IMG_0666 park HQ cooking

We arrived at the campsite after dark all squashed into one vehicle. Our luggage, tents, sleeping bags, warm clothes (it was cold at night in the mountains) and food (a crate load of live chickens) were still on the broken down vehicles. Also we had to cross the river on stepping stones without the benefit of a torch. Fortunately some of the research staff cooked us some rice and plantains but we had to huddle around the fire for a few hours until vehicle number two made it with all the gear, the cook, park warden and chickens

IMG_0673 river at camp site

The following morning we were left to wonder how we had crossed this in the dark.

IMG_0686 Mad Pochard site

The reason for all this effort was to reach this remote volcanic crater lake. A few years ago researchers looking for new sites for the critically endangered Madagascar Fish Eagle found something much rarer, Madagascar Pochard, then thought to be extinct. The entire world population breeds on this tiny lake but it is so deep that young birds struggle to dive deep enough to find food and juvenile mortality is very high.

IMG_0794 Mad Pochard

If we assume the Asian Pink-headed Duck and Crested Shelduck, neither of which have been seen for over half a century, are actually extinct, then Madagascar Pochard is the rarest duck in the world.

IMG_0827 25% of world pop

With a total population of 28, 25% of the world’s population is in this photo. The two small dots in the background are Madagascar Grebes.

IMG_0851 Mad Harrier

An adjacent crater held a lake with marshy edges over which this male Madagascar Harrier hunted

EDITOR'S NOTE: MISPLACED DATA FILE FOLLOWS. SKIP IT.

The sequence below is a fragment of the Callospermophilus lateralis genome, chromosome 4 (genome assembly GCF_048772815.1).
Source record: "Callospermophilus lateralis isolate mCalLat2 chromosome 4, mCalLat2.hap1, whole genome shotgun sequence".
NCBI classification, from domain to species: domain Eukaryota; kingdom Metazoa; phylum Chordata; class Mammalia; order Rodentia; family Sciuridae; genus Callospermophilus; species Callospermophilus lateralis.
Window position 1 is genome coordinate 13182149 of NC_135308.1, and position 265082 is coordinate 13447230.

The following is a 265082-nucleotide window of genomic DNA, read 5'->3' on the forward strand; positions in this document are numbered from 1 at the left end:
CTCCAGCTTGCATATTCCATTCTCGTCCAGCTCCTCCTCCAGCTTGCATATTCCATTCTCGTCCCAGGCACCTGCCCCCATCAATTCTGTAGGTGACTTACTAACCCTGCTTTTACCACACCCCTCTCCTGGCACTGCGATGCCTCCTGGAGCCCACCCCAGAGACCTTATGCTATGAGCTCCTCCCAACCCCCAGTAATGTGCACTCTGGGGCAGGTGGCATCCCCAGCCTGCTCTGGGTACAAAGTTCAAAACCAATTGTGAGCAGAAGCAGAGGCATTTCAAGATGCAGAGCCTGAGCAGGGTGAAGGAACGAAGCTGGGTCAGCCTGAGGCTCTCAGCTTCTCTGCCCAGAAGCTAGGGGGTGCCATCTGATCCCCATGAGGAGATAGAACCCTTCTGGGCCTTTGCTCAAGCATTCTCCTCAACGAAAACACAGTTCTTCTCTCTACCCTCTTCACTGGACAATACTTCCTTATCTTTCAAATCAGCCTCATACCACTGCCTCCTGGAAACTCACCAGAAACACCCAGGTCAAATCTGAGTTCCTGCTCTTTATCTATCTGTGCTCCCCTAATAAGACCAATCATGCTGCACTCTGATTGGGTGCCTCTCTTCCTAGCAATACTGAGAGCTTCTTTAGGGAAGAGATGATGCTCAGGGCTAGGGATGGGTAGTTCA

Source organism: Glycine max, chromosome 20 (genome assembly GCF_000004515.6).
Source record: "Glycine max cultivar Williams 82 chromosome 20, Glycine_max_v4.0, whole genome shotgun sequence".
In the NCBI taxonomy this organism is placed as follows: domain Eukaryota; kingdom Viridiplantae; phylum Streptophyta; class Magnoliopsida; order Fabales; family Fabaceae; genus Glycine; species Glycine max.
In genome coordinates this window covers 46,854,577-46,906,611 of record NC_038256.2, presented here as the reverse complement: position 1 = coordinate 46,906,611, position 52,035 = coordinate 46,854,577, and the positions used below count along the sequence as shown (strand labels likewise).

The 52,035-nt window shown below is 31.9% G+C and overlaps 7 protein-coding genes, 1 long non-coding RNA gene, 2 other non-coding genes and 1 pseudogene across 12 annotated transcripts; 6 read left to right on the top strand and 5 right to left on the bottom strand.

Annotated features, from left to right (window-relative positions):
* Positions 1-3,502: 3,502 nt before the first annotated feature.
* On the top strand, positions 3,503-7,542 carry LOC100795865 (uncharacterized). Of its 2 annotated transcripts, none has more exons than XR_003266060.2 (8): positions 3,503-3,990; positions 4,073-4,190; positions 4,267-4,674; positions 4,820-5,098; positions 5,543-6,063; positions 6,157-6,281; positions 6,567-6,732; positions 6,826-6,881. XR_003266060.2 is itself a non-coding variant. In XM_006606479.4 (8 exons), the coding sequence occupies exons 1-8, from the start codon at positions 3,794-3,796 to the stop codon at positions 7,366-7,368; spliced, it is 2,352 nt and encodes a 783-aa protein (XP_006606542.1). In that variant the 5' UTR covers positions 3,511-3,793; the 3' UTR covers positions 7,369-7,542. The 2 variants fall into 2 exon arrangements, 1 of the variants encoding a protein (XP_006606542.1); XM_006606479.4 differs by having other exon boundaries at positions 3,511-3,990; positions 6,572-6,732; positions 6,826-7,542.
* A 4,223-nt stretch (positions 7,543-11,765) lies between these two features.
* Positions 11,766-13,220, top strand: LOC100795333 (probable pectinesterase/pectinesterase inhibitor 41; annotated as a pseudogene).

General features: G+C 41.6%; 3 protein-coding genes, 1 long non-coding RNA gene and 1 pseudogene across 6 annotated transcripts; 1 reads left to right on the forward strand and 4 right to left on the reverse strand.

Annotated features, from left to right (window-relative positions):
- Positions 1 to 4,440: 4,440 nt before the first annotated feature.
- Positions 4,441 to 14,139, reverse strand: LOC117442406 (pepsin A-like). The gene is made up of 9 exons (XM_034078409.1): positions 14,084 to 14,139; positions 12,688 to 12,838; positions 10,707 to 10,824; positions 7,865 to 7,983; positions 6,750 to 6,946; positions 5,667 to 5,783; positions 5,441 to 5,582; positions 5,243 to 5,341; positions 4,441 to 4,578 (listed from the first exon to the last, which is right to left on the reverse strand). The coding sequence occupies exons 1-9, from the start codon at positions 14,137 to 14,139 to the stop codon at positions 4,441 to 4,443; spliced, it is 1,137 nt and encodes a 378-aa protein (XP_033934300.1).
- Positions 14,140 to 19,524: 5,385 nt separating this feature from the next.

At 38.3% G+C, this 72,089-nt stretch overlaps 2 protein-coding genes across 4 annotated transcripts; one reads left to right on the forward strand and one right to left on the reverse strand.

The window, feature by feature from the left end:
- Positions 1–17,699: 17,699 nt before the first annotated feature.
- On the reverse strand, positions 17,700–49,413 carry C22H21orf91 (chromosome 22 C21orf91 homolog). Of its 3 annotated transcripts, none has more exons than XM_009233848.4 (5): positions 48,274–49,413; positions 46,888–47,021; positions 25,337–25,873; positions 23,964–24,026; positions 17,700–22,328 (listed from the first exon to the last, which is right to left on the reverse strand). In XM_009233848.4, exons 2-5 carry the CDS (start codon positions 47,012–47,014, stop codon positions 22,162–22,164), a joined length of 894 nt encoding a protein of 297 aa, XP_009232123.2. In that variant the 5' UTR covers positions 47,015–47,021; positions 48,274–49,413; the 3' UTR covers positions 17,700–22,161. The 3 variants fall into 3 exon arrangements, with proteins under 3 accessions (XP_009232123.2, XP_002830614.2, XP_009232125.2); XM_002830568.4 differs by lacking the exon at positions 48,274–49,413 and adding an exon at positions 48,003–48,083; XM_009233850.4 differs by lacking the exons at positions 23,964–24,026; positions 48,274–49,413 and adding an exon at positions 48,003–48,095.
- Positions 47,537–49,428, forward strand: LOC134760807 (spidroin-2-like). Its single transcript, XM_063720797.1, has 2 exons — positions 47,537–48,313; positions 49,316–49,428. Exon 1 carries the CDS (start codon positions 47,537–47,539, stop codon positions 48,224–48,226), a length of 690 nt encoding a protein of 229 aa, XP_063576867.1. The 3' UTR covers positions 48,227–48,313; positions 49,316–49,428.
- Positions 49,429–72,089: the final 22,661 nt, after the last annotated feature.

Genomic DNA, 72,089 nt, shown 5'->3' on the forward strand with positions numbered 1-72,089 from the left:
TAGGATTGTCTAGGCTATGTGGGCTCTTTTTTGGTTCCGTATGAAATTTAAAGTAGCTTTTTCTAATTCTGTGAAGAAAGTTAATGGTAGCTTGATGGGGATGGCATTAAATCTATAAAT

IMG_0682 boardwalk

A ramshackle boardwalk had been constructed across the marsh, to our amazement we heard, and both Dani and I saw, Slender-billed Flufftail, sparrow-sized endemic crake that has only ever been found in six localities and until the previous week was unknown at this site.

IMG_0870 Red Owl

Later that day we walked a couple of miles to a roost of the very rare and seldom seen Madagascar Red Owl. Unfortunately intervening vegetation and low light didn’t allow for pin-sharp photos. Getting to this remote location had been tough but the rewards made it so, so worthwhile.

IMG_0655 rough road

Getting to the Mad Pochard site had been difficult and so was leaving. We didn’t have any breakdowns but the replacement minibus that was sent to meet us at  the village down below was very slow. In the end we all crowded into the Landcruiser and left the luggage on the minibus. Due to Mad Air mucking us up again (this time with our flight to the Comoros in a weeks time) we had to save a day by driving all the way to Ampijoroa rather than Antsohihy, a knackering 16 hour hot, uncomfortable and cramped drive. I’m glad we did though, as we saw some cracking birds the next day which we would have missed otherwise (see next post). We arrived about 2230, the luggage arrived two hours later!